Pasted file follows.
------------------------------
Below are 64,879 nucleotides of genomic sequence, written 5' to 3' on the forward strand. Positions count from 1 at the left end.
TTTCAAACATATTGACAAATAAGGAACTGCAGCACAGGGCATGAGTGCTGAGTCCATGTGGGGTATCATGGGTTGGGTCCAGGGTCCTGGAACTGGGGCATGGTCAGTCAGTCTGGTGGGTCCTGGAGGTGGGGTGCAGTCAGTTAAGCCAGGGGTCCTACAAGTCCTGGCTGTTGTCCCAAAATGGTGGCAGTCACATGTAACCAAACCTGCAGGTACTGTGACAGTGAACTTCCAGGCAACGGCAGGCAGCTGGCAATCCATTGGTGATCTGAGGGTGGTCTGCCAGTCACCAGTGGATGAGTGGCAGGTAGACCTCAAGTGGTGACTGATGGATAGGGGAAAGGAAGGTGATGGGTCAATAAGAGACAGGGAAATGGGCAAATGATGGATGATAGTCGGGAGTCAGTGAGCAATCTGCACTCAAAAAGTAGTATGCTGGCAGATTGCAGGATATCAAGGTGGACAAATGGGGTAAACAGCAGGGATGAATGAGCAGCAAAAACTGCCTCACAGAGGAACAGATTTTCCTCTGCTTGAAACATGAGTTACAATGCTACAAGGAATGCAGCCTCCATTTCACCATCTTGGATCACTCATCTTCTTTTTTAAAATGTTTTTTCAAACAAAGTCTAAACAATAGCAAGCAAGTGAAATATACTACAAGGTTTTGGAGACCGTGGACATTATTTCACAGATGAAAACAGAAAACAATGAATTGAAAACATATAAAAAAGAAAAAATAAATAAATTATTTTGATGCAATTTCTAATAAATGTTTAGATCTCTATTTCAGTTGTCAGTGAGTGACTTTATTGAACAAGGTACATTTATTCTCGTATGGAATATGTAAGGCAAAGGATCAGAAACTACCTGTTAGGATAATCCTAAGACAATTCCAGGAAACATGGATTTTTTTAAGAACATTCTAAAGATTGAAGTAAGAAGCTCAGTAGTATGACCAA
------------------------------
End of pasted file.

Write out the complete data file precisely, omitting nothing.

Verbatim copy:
Below are 64,879 nucleotides of genomic sequence, written 5' to 3' on the forward strand. Positions count from 1 at the left end.
TTTCAAACATATTGACAAATAAGGAACTGCAGCACAGGGCATGAGTGCTGAGTCCATGTGGGGTATCATGGGTTGGGTCCAGGGTCCTGGAACTGGGGCATGGTCAGTCAGTCTGGTGGGTCCTGGAGGTGGGGTGCAGTCAGTTAAGCCAGGGGTCCTACAAGTCCTGGCTGTTGTCCCAAAATGGTGGCAGTCACATGTAACCAAACCTGCAGGTACTGTGACAGTGAACTTCCAGGCAACGGCAGGCAGCTGGCAATCCATTGGTGATCTGAGGGTGGTCTGCCAGTCACCAGTGGATGAGTGGCAGGTAGACCTCAAGTGGTGACTGATGGATAGGGGAAAGGAAGGTGATGGGTCAATAAGAGACAGGGAAATGGGCAAATGATGGATGATAGTCGGGAGTCAGTGAGCAATCTGCACTCAAAAAGTAGTATGCTGGCAGATTGCAGGATATCAAGGTGGACAAATGGGGTAAACAGCAGGGATGAATGAGCAGCAAAAACTGCCTCACAGAGGAACAGATTTTCCTCTGCTTGAAACATGAGTTACAATGCTACAAGGAATGCAGCCTCCATTTCACCATCTTGGATCACTCATCTTCTTTTTTAAAATGTTTTTTCAAACAAAGTCTAAACAATAGCAAGCAAGTGAAATATACTACAAGGTTTTGGAGACCGTGGACATTATTTCACAGATGAAAACAGAAAACAATGAATTGAAAACATATAAAAAAGAAAAAATAAATAAATTATTTTGATGCAATTTCTAATAAATGTTTAGATCTCTATTTCAGTTGTCAGTGAGTGACTTTATTGAACAAGGTACATTTATTCTCGTATGGAATATGTAAGGCAAAGGATCAGAAACTACCTGTTAGGATAATCCTAAGACAATTCCAGGAAACATGGATTTTTTTAAGAACATTCTAAAGATTGAAGTAAGAAGCTCAGTAGTATGACCAA